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|Title:||Evaluation of energy potential of Municipal Solid Waste from African urban areas|
|Authors:||SCARLAT NICOLAE; MOTOLA VINCENZO; DALLEMAND Jean-Francois; MONFORTI-FERRARIO Fabio; MOFOR Linus|
|Citation:||RENEWABLE & SUSTAINABLE ENERGY REVIEWS vol. 50 p. 1269-1286|
|Publisher:||PERGAMON-ELSEVIER SCIENCE LTD|
|Type:||Articles in periodicals and books|
|Abstract:||Energy is a critical issue for Africa, where large number of people does not have access to energy and often rely on the traditional use of biomass. Energy recovery from waste can play a role in minimizing the impact of Municipal Solid Waste (MSW) on the environment with the additional benefit of providing a local source of energy. This study was carried out to assess, at the African level, the role which waste could play in providing energy to citizens and provides an estimate of the total potential of energy from waste incineration and from landfills methane for each African country. The results show an energy potential of all waste generated in Africa of 1125 PJ in 2012 and 2199 PJ in 2025. For comparison, the overall primary energy supply was 29,308 PJ in 2010. On the contrary, if actual or projected waste collection rates are considered, the energy potential was estimated at 613 PJ in 2012 and 1508 PJ in 2025. Nevertheless, if energy recovery through landfill gas is considered, about 283 PJ could be recovered in 2012 and 530 PJ in 2025 in case of full waste collection. These estimates decrease to about 155 PJ in 2012 and 363 PJ in 2025 if waste actually collected, or projected to be collected, is considered. The electricity generation could reach 62.5 TWh in 2012 and 122.2 TWh in 2025, in case of full waste collection, to be compared with electricity consumption in Africa of 661.5 TWh in 2010. If waste actually collected is considered, these estimates decrease respectively to 34.1 TWh in 2012 and 83.8 TWh in 2025. The share of electricity production from all waste in electricity supply varies from 9.4% in 2012 to 13.3% in 2025 for waste incineration to 4.2% in 2012 to 5.6% in 2025 if LFG is used to generate electricity. The share of electricity from actually collected waste 5.1% in 2012 to 9.1% in 2025 for waste incineration to 1.9% in 2012 to 3.3% in 2025, if LFG is used. Apart continental estimates, the study provides detailed information at the country level and a vision of the spatial distribution of energy from waste based on the city population in major African cities.|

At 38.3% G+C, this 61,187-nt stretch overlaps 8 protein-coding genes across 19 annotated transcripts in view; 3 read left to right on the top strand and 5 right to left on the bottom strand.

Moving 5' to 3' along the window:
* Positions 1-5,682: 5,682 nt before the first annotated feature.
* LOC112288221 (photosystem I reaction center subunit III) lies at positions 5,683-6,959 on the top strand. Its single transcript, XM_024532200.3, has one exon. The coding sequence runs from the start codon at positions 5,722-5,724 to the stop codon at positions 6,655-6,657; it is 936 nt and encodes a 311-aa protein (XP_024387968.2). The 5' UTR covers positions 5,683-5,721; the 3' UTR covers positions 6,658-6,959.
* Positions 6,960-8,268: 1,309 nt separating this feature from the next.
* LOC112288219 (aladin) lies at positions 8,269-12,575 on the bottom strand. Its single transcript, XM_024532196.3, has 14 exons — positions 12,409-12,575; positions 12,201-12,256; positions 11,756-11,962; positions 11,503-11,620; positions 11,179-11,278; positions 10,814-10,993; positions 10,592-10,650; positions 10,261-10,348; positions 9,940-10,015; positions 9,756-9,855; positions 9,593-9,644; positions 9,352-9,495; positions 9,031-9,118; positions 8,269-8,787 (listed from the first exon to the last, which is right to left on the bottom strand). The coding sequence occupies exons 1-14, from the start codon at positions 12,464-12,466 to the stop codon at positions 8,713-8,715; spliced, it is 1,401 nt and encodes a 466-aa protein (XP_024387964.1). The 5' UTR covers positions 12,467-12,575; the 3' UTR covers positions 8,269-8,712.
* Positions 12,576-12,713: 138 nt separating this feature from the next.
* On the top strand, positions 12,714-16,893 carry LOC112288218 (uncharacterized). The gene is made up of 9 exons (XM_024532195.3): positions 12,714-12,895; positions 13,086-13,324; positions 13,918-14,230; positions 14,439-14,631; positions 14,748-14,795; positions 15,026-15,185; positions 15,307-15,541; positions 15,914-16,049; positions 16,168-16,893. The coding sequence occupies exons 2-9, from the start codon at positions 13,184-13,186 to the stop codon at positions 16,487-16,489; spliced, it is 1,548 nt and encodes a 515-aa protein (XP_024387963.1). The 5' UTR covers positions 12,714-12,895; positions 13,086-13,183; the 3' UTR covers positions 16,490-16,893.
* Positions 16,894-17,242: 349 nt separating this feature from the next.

|JRC Directorate:||Energy, Transport and Climate|
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